Methley plums are an easy-to-grow Japanese plum. It blooms white flowers in early spring, as early as February and March, and its plums will be ready to harvest in May to July, depending on the weather and climate. Situate your tree in a part-sun (about 1/2 day) location.
The Methley plum tree is recommended for USDA zones 4 through 9 and is cold hardy down to -15 degrees Fahrenheit.
Appearance and What to Expect in Your New Tree
One of the many reasons that the Methley plum tree is such a popular fruit tree is that it has a really convenient shape and size for both private homes and commercial applications. They naturally only reach about 12 feet in height, but with minor pruning can easily be kept under 10 feet. It has an upright shape and a spreading canopy, so it produces an aesthetically pleasing shape for yards and can fit in even a small space.
Your Methley plum tree will have a rather fast growth rate and should be mature in 3 years. Growers can have the best of both worlds of cost savings by purchasing a bare root tree but still enjoy a well-developed tree in just a few years.
Humans are not the only lovers of plums, so they will also bring birds, deer, and squirrels to your yard. The trees are also popular with nesting birds.
Planting and Growth
Methley plum trees like loamy soil, so when you are digging your hole that is at least twice as wide and deep as the root ball, toss in some compost as you backfill if you have sandy or clay soil. They do not do well in alkaline soil, and if you have any doubts about the makeup of your soil, check in with your local extension office. They usually offer soil sample testing.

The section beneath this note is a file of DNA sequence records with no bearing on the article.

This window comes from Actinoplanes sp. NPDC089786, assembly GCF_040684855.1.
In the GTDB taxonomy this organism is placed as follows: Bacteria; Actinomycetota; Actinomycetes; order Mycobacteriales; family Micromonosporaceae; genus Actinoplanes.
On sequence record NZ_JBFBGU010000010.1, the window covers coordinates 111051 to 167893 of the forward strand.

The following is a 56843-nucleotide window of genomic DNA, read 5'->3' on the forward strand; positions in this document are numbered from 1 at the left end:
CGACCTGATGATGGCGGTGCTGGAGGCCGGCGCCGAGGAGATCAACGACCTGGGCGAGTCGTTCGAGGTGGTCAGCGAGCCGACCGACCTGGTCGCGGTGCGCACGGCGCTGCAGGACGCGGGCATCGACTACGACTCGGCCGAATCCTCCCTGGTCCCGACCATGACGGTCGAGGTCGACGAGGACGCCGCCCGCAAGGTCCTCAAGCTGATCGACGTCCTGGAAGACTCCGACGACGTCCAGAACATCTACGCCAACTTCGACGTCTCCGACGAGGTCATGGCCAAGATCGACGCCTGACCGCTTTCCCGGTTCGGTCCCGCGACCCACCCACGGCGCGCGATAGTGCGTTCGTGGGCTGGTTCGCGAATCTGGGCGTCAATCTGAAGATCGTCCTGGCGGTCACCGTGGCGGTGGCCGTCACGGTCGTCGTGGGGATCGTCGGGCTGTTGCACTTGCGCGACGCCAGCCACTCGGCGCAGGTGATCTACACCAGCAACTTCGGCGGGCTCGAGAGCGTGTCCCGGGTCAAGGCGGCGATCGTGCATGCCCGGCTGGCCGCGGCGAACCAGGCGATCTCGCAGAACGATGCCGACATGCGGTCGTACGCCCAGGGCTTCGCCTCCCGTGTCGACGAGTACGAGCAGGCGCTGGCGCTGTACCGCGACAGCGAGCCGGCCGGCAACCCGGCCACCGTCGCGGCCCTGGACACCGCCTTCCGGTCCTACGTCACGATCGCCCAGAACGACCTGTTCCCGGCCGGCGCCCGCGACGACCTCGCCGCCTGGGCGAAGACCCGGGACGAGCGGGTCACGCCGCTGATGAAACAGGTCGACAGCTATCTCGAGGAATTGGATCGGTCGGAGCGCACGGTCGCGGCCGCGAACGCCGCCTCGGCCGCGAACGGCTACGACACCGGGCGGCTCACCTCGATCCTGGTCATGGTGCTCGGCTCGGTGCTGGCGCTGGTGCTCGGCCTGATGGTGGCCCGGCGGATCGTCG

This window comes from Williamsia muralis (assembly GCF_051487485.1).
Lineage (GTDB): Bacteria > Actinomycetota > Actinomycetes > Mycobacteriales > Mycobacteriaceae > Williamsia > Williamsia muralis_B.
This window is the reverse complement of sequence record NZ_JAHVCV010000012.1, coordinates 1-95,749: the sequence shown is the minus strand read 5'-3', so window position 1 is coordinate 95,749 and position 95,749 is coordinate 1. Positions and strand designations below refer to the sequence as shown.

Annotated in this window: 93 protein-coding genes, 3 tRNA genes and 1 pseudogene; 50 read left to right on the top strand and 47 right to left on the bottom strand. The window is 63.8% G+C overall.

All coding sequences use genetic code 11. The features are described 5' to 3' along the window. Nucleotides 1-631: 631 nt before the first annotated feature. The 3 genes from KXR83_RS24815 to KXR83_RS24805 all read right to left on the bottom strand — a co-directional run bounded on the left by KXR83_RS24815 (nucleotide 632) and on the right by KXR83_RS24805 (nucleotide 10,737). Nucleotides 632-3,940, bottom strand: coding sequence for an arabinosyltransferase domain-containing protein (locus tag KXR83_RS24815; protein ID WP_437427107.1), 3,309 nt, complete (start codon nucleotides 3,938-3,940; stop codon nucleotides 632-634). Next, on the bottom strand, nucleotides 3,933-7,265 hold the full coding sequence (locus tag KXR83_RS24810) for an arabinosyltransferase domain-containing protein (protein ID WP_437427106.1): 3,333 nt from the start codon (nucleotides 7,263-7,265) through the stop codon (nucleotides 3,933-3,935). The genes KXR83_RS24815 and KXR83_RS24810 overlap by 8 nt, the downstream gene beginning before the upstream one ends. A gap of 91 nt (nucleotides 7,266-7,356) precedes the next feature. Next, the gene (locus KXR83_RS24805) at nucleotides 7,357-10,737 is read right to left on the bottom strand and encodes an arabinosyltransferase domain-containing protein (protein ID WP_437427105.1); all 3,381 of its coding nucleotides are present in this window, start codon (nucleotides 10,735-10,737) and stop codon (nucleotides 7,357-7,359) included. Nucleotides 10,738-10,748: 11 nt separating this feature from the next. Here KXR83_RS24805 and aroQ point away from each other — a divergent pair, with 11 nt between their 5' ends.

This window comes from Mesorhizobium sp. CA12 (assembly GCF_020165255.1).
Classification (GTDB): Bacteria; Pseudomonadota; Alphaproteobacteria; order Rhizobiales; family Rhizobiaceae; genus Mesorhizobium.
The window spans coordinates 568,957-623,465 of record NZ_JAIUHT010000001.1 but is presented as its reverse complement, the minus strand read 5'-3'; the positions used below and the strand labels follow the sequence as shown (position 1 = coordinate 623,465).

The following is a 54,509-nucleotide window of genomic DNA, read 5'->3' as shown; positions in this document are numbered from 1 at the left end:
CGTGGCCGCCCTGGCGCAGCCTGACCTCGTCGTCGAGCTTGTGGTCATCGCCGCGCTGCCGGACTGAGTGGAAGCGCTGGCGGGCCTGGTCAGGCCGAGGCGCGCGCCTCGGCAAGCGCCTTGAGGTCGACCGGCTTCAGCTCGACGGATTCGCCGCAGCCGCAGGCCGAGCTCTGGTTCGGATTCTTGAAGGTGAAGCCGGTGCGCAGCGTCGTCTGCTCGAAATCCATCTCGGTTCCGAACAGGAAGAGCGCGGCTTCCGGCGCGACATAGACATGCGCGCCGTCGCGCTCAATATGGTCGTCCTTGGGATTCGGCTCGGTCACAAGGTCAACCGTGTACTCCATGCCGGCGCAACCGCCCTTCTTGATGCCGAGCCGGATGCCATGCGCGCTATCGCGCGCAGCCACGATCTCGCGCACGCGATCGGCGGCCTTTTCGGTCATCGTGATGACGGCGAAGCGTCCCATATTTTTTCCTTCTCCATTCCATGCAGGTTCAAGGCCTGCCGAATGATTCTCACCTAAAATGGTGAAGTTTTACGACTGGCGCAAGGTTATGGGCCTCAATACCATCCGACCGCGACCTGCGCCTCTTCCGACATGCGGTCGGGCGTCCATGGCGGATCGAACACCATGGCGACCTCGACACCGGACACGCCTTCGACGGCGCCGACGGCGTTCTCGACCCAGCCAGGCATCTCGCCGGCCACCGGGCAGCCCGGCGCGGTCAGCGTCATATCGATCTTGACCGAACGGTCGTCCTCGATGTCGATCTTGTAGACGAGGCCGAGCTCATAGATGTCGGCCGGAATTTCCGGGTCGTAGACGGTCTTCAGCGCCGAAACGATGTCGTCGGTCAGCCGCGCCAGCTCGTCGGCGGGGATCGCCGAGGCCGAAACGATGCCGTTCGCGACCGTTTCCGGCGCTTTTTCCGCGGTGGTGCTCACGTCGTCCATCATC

Once established, you can expect your plum tree to be drought-tolerant, but prior to that, be sure to keep away grass and weeds that will compete for nutrients and water.
Methley plums are considered self-fertile, but the tree will bear more plentiful yields when within 50 feet of another plum tree. Remember, Japanese plums and European plums do not pollinate each other because the two types have a different number of chromosomes. The Methley is a Japanese plum, so you cannot rely on any nearby European plums for assistance
If you have a vegetable garden struggling to produce squash or pumpkins, bringing this tree into the area will help bring the pollinators your vegetables need to reproduce.
Pruning and Suckering
When you plant, be aware that these trees do produce suckers in the hope of spreading into those thorny thickets. Trust me that you do not want to do battle with a well-established stand of suckers. The best method for keeping them at bay is removal soon after sprouting so that you are not stuck with a brittle batch of stubs from mature suckers that are pruned down after they have turned woody. Read more about pruning plums for the best health of your plum tree!
If you are looking for a more familiar plum to compare the Methley plum to before committing to a tree, you can think of it as something of a mix between an Italian plum and a Chickasaw plum. It looks similar to the Chickasaw plum in that it is a smaller, lighter colored plum, but its juicy sweet flavor has more in common with an Italian plum.
Frequently Asked Questions
Is a Methley plum a grafted tree?
Although the Methley plum is a naturally occurring cultivar, nursery stock are indeed grafted. Fruit trees are grafted onto rootstock to improve hardiness, disease resistance, and to control the size of the tree.
What is the species and genius of a Methley plum?
The Latin name for a Methley plum tree is Prunis Salicina ‘Methley.’
How long does it take for a Methley plum to produce fruit?
Your tree will produce fruit in 2 to 4 growing seasons. Fastgrowingtrees.com advertises that their trees will bear fruit within 1 growing season, but that is unusual.
Does the Methley come in sizes other than semi dwarf?
Methley trees are most commonly semi dwarf, but some nurseries do offer a dwarf size that should be around 8 feet in height. Standard-sized trees reach 20 feet in height and in canopy spread but are more difficult to find.